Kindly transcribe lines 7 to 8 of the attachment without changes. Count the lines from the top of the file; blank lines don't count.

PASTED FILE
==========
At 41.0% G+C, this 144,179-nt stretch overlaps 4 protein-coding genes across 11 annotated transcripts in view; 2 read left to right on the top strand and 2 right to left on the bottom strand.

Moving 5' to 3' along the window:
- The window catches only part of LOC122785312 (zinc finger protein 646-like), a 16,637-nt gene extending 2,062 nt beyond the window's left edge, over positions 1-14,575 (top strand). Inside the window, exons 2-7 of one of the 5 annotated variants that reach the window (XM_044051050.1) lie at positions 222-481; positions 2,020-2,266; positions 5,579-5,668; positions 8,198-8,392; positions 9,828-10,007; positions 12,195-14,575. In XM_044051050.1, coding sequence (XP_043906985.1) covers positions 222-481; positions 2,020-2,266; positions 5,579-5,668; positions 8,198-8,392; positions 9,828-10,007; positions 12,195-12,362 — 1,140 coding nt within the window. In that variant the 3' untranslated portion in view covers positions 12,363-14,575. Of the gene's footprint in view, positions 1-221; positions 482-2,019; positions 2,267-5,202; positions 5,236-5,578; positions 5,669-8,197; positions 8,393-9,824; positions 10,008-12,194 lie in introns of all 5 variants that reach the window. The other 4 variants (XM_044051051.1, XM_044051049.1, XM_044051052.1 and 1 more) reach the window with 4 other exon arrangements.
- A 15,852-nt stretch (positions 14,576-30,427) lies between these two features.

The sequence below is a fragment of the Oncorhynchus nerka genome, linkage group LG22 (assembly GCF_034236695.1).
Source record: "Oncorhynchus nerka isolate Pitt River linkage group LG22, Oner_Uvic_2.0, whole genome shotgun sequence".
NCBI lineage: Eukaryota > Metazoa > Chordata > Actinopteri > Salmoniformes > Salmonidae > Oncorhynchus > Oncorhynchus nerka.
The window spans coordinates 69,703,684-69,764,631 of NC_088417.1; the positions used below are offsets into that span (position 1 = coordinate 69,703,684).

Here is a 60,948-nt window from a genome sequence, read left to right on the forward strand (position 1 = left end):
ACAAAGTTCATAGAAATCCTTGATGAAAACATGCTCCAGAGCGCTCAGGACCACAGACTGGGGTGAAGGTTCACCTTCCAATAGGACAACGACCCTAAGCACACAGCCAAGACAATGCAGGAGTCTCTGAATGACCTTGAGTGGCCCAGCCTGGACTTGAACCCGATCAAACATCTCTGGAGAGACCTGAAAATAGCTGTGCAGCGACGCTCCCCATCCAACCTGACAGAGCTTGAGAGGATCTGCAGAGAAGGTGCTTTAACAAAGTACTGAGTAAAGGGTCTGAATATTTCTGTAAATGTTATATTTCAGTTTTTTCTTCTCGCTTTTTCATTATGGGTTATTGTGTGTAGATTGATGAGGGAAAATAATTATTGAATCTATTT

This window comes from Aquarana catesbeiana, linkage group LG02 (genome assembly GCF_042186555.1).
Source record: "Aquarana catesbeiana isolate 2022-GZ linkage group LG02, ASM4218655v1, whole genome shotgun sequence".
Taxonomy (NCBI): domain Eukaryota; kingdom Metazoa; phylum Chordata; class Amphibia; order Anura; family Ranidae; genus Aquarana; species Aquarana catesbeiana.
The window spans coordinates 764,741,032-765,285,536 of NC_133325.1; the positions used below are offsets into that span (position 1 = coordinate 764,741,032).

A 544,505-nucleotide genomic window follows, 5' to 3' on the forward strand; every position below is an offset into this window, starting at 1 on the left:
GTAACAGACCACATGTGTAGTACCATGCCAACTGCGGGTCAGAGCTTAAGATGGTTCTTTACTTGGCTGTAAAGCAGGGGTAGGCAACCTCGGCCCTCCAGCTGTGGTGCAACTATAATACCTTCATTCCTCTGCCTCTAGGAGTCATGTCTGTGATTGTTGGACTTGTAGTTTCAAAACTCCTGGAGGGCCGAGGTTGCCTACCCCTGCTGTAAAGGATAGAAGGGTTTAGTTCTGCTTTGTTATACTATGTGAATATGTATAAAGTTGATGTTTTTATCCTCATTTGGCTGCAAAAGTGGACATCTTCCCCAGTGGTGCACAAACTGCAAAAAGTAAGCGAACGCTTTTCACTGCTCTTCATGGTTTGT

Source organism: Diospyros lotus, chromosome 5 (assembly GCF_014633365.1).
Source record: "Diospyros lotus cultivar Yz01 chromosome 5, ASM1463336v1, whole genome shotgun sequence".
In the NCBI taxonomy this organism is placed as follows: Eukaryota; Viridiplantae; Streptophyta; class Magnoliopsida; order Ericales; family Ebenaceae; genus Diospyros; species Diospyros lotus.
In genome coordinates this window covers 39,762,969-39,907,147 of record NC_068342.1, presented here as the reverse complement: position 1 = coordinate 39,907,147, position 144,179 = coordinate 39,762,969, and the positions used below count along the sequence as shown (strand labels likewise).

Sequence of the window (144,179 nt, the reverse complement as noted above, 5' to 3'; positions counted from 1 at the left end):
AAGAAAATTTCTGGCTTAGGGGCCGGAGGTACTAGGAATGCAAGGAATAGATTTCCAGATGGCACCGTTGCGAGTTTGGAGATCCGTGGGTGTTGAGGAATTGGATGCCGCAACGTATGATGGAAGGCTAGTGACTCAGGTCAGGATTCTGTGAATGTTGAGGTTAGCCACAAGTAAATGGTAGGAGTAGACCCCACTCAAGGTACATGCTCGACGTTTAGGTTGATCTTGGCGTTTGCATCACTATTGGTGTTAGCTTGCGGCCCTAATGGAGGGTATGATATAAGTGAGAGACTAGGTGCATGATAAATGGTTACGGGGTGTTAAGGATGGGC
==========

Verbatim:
NCBI lineage: Eukaryota > Metazoa > Chordata > Actinopteri > Salmoniformes > Salmonidae > Oncorhynchus > Oncorhynchus nerka.
The window spans coordinates 69,703,684-69,764,631 of NC_088417.1; the positions used below are offsets into that span (position 1 = coordinate 69,703,684).